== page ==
As people were literally waiting in line to receive their COVID-19 vaccine on March 2, Texas Governor Greg Abbott announced an end to the mask mandate and COVID-19 operating limits in Texas. His new Executive Order will go into effect March 10.
Governor Abbott still “strongly encouraged” individuals to wear face masks and said no Texas governmental entity could mandate a face covering except in counties where the number of COVID-19 hospitalized patients exceeds 15% of the total hospital capacity.
The governor’s controversial Executive Order elicited strong headlines not only in Texas, but across the U.S. Thousands of Texas residents immediately reposted their Facebook profile pictures with the message, “I choose to #WearAMask.” Anti-maskers, and there’s a large number in the Lone Star State, celebrated the announcement, and on Texas Independence Day to boot!
One of the first questions we asked at GroupOne Background Screening was whether employers can continue to require employees and customers to wear masks. Please note, even with the end of the mask mandate, employers can continue to require masks from both employees and customers alike. This week, The Wall Street Journal reported that some of the biggest U.S. retail, theater, hotel and restaurant chains in Texas announced they will continue to mandate mask wearing.
It will certainly become more challenging for businesses to justify mask wearing to customers in the absence of governmental prohibitions, and we suspect there will be quite a few nasty arguments igniting publicly across the state. Most official announcements reveal many businesses, in spite of Governor Abbott’s zealous proclamation, will continue to require mask wearing.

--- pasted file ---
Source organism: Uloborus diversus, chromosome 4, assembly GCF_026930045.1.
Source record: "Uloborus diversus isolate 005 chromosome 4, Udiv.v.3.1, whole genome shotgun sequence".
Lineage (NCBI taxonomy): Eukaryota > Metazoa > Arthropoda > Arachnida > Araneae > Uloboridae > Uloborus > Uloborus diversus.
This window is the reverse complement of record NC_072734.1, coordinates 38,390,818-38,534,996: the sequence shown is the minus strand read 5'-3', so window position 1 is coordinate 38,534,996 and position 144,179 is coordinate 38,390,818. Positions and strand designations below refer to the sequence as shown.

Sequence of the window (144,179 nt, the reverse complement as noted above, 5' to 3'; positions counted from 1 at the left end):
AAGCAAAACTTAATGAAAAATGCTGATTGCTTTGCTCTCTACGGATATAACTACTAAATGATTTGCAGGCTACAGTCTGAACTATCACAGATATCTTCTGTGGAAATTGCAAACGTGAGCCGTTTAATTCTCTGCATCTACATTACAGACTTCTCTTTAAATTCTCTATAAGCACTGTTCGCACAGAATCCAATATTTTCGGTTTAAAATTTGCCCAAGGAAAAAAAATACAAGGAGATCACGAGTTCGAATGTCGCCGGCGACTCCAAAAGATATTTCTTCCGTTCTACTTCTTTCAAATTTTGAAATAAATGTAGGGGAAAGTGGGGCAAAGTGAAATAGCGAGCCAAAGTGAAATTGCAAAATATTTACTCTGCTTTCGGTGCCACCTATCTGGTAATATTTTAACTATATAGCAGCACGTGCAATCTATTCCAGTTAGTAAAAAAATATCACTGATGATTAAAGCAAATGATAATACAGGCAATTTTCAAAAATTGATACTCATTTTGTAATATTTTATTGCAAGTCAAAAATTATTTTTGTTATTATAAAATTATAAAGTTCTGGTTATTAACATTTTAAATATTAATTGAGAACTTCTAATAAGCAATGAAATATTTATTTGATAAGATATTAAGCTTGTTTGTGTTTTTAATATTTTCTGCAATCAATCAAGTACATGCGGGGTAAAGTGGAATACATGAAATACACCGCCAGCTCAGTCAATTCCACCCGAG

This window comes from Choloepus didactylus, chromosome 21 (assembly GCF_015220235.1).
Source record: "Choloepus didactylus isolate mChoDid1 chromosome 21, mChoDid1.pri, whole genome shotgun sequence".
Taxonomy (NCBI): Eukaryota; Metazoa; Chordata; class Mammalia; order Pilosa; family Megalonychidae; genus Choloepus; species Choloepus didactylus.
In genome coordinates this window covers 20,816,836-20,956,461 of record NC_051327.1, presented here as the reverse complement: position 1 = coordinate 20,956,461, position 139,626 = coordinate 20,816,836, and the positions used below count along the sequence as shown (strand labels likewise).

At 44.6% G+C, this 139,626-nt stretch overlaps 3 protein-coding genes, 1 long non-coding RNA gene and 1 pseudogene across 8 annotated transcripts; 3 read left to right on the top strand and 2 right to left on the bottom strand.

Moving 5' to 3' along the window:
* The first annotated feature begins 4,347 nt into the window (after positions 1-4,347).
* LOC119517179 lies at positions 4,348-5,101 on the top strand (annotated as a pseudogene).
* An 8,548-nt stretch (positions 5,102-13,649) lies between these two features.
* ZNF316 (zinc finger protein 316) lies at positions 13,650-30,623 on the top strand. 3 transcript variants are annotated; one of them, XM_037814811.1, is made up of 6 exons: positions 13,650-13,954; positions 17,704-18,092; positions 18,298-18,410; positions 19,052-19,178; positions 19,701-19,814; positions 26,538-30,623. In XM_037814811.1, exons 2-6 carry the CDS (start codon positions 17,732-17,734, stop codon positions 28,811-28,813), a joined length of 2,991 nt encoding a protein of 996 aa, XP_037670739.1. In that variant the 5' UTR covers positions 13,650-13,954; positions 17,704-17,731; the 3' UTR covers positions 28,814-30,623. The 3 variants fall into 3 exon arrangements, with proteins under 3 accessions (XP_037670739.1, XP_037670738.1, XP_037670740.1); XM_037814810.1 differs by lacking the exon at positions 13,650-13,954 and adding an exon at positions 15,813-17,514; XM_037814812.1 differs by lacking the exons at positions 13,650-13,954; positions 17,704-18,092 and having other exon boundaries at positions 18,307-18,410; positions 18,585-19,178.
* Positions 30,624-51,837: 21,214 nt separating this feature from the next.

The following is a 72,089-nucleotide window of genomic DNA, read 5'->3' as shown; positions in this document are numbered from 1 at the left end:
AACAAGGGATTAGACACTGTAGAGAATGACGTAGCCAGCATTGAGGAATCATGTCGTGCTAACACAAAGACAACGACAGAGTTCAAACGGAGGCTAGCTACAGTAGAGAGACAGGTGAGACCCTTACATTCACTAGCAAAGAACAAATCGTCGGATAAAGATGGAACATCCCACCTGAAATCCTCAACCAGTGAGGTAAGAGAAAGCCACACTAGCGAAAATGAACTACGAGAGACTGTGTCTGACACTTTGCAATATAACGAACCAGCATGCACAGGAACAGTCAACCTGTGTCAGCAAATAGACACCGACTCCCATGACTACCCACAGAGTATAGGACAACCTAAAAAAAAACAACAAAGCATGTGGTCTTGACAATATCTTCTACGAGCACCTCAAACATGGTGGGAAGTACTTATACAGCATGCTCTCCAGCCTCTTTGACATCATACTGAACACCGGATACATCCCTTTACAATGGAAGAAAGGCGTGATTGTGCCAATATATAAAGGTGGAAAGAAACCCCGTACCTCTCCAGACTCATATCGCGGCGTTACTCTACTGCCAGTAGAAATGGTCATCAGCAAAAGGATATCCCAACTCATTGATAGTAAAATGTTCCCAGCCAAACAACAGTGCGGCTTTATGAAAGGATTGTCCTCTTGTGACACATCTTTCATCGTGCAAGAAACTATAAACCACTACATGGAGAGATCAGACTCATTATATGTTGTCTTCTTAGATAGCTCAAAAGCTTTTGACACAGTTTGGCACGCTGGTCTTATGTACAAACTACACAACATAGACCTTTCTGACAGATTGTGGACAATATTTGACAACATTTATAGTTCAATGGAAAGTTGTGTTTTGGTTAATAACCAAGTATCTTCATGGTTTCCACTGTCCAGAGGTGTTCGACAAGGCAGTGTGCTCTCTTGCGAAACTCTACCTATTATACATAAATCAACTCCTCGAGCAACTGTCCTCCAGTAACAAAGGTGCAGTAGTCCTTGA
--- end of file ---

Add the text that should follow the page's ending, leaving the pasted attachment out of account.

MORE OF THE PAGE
It also appears the Occupational Safety and Health Administration (OSHA) will soon issue an emergency temporary standard this month that requires mask wearing in certain situations. While such an amendment could be vulnerable to judicial challenge, OSHA’s general duty clause would still apply if OSHA can show that the failure to mandate masks presents a hazard to employees.
As reported last month, OSHA has already issued guidance that recommends employers assess exposure risk in their workplace and consider measures such as mask wearing to reduce the risks. A failure by employers to follow this guidance could be the basis of a general duty clause violation.
Given the almost universal anxiety many workers feel about returning to work, requiring masks and taking other precautions to protect them from exposure to COVID-19 is a good way for employers to demonstrate they care about the welfare of their employees. In spite of Governor Abbott’s rosy outlook, the pandemic will likely be with us for the remainder of 2021. You can never be too safe during this very dangerous time.